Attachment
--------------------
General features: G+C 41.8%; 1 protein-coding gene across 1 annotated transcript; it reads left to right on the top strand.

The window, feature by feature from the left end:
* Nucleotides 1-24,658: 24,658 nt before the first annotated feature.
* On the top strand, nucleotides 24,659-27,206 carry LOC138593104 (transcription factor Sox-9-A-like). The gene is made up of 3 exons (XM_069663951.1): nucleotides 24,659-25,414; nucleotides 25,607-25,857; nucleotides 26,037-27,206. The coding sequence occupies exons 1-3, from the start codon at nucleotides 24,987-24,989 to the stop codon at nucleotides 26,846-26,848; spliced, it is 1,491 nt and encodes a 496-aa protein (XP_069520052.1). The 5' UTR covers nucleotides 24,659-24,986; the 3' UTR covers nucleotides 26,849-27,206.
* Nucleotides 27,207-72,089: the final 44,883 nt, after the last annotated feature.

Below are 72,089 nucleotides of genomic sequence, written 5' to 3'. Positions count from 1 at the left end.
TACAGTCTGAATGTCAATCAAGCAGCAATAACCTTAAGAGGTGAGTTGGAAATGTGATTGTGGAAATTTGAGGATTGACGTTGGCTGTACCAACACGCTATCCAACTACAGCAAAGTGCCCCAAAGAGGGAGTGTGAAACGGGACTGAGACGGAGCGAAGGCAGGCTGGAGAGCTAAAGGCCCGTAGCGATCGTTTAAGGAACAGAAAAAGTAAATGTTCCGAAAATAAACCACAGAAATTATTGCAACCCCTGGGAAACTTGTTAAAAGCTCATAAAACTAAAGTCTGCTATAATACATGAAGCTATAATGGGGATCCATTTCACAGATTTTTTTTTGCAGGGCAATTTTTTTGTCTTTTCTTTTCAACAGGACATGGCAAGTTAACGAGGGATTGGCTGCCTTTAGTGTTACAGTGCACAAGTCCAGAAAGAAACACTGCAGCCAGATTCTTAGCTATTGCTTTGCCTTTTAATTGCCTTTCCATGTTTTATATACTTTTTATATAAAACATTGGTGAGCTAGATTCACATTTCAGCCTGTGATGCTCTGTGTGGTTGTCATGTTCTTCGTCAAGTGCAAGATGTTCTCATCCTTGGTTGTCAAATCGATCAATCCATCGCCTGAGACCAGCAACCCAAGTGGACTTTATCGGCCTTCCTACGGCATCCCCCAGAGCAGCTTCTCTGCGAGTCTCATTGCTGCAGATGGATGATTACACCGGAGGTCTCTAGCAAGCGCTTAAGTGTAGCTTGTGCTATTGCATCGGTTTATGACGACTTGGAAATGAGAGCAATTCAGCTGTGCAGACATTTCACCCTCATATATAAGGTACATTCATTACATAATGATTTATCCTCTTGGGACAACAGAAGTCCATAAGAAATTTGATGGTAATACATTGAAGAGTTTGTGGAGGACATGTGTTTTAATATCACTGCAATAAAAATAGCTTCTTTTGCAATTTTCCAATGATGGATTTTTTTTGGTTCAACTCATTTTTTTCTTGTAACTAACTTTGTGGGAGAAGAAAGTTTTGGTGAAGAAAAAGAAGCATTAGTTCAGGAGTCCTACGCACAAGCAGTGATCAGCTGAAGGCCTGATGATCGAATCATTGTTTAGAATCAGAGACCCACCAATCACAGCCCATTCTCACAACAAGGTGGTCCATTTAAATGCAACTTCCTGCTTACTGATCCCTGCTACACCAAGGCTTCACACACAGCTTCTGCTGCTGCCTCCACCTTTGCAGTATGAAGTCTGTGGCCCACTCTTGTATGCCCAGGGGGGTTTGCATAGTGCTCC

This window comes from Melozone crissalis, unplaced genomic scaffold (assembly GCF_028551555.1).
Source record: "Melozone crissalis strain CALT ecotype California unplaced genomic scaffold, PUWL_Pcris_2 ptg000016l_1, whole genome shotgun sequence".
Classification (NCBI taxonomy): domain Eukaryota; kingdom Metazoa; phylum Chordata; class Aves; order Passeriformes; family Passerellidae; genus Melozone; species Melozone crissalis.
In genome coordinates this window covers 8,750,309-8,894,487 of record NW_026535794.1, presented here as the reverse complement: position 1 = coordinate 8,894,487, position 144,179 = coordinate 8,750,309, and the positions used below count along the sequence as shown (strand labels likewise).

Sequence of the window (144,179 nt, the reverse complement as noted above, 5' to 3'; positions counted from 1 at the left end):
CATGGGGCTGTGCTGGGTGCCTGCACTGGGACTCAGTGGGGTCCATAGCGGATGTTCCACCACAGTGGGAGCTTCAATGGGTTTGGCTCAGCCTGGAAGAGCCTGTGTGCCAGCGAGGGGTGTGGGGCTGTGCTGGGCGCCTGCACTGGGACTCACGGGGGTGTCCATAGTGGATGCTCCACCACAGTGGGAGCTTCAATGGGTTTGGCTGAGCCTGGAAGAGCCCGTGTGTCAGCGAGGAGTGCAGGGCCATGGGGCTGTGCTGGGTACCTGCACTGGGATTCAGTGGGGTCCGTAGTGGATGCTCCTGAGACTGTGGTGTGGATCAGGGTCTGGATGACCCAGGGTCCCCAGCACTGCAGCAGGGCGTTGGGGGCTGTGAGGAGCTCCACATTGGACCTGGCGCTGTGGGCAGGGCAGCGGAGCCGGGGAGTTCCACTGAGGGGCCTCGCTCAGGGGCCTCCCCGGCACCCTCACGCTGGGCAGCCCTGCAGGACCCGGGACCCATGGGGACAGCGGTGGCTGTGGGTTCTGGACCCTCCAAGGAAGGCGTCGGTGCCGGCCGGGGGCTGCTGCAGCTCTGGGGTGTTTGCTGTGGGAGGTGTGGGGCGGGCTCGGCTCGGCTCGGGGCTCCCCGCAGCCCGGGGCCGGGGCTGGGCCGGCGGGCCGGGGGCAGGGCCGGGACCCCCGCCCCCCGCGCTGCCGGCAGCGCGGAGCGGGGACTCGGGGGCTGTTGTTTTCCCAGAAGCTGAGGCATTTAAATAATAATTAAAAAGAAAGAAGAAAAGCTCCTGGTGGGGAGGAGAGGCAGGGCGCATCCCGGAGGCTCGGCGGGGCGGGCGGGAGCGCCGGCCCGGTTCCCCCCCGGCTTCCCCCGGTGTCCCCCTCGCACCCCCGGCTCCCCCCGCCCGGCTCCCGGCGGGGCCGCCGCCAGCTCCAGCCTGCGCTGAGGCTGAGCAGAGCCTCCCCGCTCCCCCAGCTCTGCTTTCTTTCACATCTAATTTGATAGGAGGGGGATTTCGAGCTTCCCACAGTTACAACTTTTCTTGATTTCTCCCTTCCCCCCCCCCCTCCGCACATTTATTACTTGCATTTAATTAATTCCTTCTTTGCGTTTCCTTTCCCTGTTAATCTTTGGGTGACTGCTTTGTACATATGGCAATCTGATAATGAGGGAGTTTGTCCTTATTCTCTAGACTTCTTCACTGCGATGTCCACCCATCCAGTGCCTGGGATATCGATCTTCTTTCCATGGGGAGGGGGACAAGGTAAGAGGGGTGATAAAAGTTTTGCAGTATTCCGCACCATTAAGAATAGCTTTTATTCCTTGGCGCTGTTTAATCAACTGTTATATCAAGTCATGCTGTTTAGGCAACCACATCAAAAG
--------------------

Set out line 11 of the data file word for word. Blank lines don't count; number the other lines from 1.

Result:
In genome coordinates this window covers 8,750,309-8,894,487 of record NW_026535794.1, presented here as the reverse complement: position 1 = coordinate 8,894,487, position 144,179 = coordinate 8,750,309, and the positions used below count along the sequence as shown (strand labels likewise).